IX
 

To read these observations over a few times will be sufficient, but for giving them effect the officer will need perpetually to act as circumstances require.[1] He must take in the situation at a glance, and carry out unflinchingly whatever is expedient for the moment. To set down in writing everything that he must do, is not a whit more possible than to know the future as a whole.[2] But of all hints and suggestions the most important to my mind is this: whatever you determine to be right, with diligence endeavour to perform. For be it tillage of the soil, or trading, or seafaring, or the art of ruling, without pains applied to bring the matter to perfection, the best theories in the world, the most correct conclusions, will be fruitless.

One thing I am prepared to insist on: it is clear to myself that by Heaven's help our total cavalry force might be much more quickly raised to the full quota of a thousand troopers,[3] and with far less friction to the mass of citizens, by the enrolment of two hundred foreign cavalry. Their acquisition will be doubly helpful, as intensifying the loyalty of the entire force and as kindling a mutual ambition to excel in manly virtue.

I can state on my own knowledge that the Lacedaemonian cavalry only began to be famous[4] with the introduction of foreign troopers; and in the other states of Hellas everywhere the foreign brigades stand in high esteem, as I perceive. Need, in fact, contributes greatly to enthusiasm. Towards the necessary cost of the horses I hold that an ample fund will be provided,[5] partly out of the pockets of those who are only too glad to escape cavalry service (in other words, those on whom the service devolves prefer to pay a sum of money down and be quit of the duty),[6] and from wealthy men who are physically incompetent; and I do not see why orphans possessed of large estates should not contribute.[7] Another belief I hold is that amongst our resident aliens[8] there are some who will show a laudable ambition if incorporated with the cavalry. I argue from the fact, apparent to myself, that amongst this class persons are to be found most zealously disposed to carry out the part assigned to them, in every other branch of honourable service which the citizens may choose to share with them. Again, it strikes me that if you seek for an energetic infantry to support your cavalry, you will find it in a corps composed of individuals whose hatred to the foe is naturally intense.[9] But the success of the above suggestions will depend doubtless on the consenting will of Heaven.[10]

And now if the repetition of the phrase throughout this treatise "act with God," surprises any one, he may take my word for it that with the daily or hourly occurrence of perils which must betide him, his wonderment will diminish; as also with the clearer recognition of the fact that in time of war the antagonists are full of designs against each other, but the precise issue of these plots and counterplots is rarely known. To what counsellor, then, can a man apply for advice in his extremity save only to the gods, who know all things and forewarn whomsoever they will by victims or by omens, by voice or vision? Is it not rational to suppose that they will prefer to help in their need, not those who only seek them in time of momentary stress and trouble, but those rather who in the halcyon days of their prosperity make a practice of rendering to Heaven the service of heart and soul?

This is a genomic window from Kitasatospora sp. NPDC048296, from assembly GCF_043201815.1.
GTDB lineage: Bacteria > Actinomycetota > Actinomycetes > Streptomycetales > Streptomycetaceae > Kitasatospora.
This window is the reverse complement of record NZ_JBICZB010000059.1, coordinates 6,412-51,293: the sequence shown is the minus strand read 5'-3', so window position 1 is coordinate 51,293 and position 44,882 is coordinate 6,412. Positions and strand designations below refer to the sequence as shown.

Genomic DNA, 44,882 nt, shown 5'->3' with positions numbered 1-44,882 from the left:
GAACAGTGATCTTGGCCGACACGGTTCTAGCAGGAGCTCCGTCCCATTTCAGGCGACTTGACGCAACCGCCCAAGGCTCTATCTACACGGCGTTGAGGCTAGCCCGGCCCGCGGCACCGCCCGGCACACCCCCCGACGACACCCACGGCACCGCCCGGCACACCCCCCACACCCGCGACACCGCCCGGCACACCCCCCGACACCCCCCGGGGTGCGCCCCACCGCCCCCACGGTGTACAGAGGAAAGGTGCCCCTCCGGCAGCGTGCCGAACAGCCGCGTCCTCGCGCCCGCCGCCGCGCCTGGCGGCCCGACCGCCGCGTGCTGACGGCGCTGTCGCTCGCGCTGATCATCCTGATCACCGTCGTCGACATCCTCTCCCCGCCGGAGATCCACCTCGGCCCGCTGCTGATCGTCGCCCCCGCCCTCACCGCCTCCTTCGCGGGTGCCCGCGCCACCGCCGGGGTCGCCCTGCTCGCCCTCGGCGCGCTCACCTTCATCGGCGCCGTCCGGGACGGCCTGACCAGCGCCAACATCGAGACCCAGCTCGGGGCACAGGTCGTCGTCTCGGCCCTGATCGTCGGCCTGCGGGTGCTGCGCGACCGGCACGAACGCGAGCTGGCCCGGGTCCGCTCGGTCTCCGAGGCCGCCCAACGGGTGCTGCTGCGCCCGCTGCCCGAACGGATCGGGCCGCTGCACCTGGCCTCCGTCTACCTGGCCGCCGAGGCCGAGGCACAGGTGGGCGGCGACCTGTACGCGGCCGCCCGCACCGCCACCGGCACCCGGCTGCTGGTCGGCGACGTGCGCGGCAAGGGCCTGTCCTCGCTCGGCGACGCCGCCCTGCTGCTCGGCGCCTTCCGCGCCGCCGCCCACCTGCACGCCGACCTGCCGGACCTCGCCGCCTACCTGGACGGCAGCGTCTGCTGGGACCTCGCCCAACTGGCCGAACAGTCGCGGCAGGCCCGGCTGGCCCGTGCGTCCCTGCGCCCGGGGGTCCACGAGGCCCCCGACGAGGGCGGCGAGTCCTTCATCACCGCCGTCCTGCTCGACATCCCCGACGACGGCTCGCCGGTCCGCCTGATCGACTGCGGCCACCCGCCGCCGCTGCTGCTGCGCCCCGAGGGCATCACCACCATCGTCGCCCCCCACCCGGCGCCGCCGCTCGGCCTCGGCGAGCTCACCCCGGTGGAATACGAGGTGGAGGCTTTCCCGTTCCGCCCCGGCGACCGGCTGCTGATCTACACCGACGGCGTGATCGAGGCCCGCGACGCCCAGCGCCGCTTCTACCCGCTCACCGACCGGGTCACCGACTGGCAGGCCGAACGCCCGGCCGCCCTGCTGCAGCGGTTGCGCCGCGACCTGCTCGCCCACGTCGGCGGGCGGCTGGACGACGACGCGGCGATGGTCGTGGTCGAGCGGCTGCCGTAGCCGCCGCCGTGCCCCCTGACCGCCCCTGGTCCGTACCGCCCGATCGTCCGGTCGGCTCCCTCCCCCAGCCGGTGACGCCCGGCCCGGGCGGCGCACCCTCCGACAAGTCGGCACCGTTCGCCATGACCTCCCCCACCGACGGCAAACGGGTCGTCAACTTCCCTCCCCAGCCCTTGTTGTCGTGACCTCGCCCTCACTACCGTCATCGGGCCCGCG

[1] {pros to paratugkhanon}, lit. "to meet emergencies." Cf. Thuc. i. 122: "For war, least of all things, conforms to prescribed rules; it strikes out a path for itself when the moment comes" (Jowett).

[2] Or, "is about as feasible as to foretell each contingency hid in the womb of futurity."

[3] See Schneid. ad loc.; Boeckh, "P. E. A." pp. 263, 264; Herod. vi. 112; Thuc. vi. 31; Aristoph. "Knights," 223; Aeschin. "De F. L." 334-337. See for this reform, Martin, op. cit. 343, 368.

[4] "Entered on an era of prestige with the incorporation of," after Leuctra, 371 B.C., when the force was at its worst. See "Hell." VI. iv. 10.

[5] Or, "money will be forthcoming for them." Cf. Lys. "Against Philon," xxxi. 15; Martin, op. cit. 319.

[6] Cf. "Hell." III. iv. 15; "Ages." i. 23. Courier brackets this sentence [{oti . . . ippeuein}] as a gloss; Martin, p. 323, emends.

[7] As to the legal exemption of orphans Schneid. cf. Dem. "Symm." 182. 15; Lys. "Against Diogeit." 24.

[8] Lit. "metoecs." See "Revenues," ii.

[9] Lit. "men the most antagonistic to the enemy." Is the author thinking of Boeotian emigres? Cf. "Hell." VI. iii. 1, 5; Diod. xv. 46. 6.

[10] Lit. "with the consenting will of the gods these things all may come to pass."